Angela Lee
Are you in Alabama?

Are you in Alabama?

Beth George
Yes Angela.  I am in
Yes Angela.  I am in Alabama

Beth George, CRNI, VA-BC
Nurse Clinician/Vascular Access
UAB Medicine
Birmingham, AL

lynncrni
You must begin with your

You must begin with your state board but you also must know the process used in your state to make scope of practice decisions. Many states use a decision-tree and the board will not actually make these decisions nor will they give you any advise on the question about what is or is not within the scope of practice. I have attached the example of these tools.  

 

Lynn Hadaway, M.Ed., RN, BC, CRNI

www.hadawayassociates.com

Lynn Hadaway, M.Ed., NPD-BC, CRNI

Lynn Hadaway Associates, Inc.

PO Box 10

Milner, GA 30257

Website http://www.hadawayassociates.com

Office Phone 770-358-7861

Beth George
Lynn,   Thank you for the

Lynn,

 

Thank you for the advice and decision tree example.  I am going to get started looking these things up. 

 

Thanks again,

Beth

Beth George, CRNI, VA-BC
Nurse Clinician/Vascular Access
UAB Medicine
Birmingham, AL

Gwen Irwin
We went through our state

We went through our state board's decison tree amd then had phone calls to the board to discuss this being in the scope of nursing practice.  We are in Texas.  After much discussion, our board said that it would require the instution to have a policy in place to support this practice (and that the hospital take on the liability for this practice).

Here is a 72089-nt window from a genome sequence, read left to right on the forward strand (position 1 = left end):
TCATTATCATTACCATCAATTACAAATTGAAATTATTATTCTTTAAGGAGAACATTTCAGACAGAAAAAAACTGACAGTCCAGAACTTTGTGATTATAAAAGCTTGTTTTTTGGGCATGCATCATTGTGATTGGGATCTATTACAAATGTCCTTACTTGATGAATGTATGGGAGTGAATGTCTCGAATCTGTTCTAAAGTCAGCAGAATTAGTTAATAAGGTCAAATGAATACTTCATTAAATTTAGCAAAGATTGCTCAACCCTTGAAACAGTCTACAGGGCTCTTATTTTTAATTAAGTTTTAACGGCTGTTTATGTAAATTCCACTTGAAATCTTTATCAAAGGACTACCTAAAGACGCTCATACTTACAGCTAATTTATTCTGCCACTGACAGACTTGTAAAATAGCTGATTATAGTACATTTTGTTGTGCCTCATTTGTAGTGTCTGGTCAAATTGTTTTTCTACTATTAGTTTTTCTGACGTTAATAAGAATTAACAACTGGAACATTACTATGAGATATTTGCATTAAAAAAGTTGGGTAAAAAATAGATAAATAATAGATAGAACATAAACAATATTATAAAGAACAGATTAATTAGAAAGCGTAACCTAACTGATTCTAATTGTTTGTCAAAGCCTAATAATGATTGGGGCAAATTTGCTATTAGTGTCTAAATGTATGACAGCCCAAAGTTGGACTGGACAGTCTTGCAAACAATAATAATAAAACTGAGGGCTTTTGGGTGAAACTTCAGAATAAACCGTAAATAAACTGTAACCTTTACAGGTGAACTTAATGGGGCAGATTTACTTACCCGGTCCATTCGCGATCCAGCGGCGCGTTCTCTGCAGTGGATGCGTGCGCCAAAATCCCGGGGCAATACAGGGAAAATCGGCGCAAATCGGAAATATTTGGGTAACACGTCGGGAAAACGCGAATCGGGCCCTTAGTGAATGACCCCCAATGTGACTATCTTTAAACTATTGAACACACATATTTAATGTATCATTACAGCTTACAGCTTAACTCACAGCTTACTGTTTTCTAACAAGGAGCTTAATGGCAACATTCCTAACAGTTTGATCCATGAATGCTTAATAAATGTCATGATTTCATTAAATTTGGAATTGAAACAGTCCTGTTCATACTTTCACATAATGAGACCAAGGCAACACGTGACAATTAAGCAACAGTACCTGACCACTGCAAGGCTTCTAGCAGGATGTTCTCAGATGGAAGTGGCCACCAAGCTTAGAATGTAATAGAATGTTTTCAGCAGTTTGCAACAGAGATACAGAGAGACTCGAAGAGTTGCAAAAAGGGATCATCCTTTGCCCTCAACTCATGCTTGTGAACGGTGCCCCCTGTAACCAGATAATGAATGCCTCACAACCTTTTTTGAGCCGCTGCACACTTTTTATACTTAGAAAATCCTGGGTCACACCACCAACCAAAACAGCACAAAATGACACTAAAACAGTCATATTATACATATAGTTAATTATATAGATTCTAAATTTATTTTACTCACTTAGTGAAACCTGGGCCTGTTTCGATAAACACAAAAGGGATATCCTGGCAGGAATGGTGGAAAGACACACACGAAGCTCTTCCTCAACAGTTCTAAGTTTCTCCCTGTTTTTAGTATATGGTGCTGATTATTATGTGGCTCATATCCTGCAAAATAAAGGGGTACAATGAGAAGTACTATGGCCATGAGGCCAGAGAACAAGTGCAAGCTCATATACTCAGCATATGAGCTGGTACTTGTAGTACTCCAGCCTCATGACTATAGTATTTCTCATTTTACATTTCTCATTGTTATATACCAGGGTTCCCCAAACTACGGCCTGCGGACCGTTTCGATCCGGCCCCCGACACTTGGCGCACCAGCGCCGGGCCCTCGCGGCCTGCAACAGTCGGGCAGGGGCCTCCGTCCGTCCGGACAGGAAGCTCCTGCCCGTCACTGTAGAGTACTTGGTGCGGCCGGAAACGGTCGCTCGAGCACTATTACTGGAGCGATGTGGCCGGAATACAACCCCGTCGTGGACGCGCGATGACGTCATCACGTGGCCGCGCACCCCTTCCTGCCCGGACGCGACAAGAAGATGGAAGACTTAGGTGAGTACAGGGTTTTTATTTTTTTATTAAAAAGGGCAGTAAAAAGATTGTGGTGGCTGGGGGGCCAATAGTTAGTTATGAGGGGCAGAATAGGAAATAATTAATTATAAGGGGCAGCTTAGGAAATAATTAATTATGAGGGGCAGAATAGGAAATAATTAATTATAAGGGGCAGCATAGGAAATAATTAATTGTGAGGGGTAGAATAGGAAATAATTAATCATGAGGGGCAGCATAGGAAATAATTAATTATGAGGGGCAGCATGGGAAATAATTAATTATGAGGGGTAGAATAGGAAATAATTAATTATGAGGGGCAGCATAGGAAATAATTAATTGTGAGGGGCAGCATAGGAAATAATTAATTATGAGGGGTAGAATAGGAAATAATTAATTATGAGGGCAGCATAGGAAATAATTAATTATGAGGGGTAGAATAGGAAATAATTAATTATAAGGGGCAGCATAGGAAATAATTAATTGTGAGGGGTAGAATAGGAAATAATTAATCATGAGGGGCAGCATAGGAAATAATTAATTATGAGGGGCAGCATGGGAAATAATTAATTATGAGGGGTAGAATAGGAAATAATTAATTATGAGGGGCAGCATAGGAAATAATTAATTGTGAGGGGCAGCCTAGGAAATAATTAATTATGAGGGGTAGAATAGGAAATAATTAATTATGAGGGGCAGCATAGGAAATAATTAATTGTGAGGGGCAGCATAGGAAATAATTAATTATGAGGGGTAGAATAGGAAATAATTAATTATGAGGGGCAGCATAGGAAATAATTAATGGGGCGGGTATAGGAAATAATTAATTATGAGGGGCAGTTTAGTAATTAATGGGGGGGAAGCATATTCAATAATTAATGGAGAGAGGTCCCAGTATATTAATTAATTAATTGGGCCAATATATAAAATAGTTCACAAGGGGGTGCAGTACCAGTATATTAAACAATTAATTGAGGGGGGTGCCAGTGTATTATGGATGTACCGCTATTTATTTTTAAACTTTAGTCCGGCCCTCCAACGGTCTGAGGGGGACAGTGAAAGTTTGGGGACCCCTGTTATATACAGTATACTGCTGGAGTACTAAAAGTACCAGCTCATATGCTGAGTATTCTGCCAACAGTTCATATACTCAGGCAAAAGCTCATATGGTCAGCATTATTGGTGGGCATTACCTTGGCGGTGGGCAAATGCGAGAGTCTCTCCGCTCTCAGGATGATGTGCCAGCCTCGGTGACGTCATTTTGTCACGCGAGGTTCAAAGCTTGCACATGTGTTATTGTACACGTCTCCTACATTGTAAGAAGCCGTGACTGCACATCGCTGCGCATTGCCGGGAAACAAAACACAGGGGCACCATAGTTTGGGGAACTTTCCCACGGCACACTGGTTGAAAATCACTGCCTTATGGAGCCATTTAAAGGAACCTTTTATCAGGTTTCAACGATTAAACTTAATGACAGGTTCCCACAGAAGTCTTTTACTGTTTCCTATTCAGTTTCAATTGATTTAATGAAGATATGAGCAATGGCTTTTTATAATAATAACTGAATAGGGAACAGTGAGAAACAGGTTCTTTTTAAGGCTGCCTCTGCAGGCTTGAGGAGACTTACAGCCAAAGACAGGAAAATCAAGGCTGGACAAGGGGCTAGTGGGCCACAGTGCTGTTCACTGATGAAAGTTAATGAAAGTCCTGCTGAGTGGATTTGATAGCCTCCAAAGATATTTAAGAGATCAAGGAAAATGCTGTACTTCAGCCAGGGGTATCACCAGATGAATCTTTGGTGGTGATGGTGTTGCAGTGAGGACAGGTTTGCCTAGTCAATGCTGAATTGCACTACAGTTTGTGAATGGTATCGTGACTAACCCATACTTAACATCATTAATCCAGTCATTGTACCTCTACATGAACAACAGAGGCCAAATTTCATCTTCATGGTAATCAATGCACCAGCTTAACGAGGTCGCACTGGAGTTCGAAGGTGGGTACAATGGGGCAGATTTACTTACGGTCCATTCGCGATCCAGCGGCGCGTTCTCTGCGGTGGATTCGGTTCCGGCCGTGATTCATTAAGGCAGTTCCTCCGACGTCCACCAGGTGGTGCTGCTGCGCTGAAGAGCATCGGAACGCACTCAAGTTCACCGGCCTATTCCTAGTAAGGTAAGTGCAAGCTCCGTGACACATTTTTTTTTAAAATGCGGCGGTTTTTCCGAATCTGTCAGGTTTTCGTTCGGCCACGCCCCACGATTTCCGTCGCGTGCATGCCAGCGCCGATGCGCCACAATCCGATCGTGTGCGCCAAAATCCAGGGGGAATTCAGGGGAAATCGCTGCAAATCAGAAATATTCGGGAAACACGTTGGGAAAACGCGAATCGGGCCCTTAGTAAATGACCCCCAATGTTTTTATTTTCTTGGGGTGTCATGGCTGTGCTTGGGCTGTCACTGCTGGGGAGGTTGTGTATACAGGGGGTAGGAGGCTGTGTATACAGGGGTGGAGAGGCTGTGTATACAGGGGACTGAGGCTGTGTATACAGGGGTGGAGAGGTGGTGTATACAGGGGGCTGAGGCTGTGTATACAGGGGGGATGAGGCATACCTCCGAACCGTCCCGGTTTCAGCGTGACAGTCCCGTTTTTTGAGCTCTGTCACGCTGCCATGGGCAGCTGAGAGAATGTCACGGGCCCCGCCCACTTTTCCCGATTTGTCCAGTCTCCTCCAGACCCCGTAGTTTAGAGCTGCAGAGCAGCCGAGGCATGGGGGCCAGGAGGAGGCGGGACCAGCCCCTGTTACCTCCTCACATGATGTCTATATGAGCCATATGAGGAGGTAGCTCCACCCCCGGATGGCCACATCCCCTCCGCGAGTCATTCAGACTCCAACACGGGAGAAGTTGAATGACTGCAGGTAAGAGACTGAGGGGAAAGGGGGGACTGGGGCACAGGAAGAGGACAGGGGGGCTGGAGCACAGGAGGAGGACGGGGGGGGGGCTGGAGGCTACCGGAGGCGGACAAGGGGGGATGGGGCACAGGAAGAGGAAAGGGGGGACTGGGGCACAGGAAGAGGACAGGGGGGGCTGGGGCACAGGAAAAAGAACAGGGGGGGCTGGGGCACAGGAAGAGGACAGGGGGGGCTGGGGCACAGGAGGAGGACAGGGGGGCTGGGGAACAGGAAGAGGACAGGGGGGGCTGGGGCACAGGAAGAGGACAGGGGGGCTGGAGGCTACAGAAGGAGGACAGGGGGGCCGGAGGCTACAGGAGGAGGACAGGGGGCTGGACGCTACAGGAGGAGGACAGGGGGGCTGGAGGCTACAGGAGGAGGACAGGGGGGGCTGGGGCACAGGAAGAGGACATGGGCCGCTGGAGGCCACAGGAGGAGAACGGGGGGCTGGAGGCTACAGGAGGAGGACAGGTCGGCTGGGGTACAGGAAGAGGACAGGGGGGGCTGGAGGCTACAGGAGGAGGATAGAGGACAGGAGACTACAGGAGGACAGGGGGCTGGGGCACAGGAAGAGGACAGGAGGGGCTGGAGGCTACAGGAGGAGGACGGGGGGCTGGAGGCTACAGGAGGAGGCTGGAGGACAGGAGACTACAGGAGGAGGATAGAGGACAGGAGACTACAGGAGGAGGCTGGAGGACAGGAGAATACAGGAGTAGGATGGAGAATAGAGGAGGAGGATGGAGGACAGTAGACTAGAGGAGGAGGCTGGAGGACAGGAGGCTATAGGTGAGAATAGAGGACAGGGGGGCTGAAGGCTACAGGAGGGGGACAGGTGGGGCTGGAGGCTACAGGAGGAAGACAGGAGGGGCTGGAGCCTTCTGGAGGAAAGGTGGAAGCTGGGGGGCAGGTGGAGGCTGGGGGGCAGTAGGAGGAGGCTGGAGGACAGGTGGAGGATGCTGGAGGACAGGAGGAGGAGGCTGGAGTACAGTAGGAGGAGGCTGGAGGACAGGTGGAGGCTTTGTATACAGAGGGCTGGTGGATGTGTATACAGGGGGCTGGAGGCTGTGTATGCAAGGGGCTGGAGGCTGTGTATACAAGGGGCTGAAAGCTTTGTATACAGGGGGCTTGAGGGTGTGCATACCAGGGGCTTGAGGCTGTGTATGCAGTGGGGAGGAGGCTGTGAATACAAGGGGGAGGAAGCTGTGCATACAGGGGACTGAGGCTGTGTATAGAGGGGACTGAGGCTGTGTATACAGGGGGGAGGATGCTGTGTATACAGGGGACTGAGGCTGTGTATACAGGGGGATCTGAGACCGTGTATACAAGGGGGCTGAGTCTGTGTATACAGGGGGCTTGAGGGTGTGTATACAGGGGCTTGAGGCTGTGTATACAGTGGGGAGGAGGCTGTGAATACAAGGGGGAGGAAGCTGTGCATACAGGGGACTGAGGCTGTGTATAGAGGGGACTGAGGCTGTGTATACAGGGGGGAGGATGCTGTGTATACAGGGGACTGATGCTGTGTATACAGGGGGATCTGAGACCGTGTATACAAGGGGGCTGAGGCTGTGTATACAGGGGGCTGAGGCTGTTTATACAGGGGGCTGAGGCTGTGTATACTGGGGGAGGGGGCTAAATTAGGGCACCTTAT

When I presented this to our Nursing Executive Committie, I had all of the states that have a "clause" or a statement that allows and supports RNs assessing the tip location and reported the sites in Texas that already have the RNs identifying tip location (MD Anderson).  We had a policy created and approved with the support of the radiologists.

I also pointed out the time from PICC insertion to the time of its use if the PICC nurse could identify the tip location.  This was a great time difference compared to our previous practice.

Gwen

Beth George
Thank you Gwen.  I have

Thank you Gwen.  I have some work to do to get this rolling.

 

Beth

Beth George, CRNI, VA-BC
Nurse Clinician/Vascular Access
UAB Medicine
Birmingham, AL

PMRMD
ECG guided placement would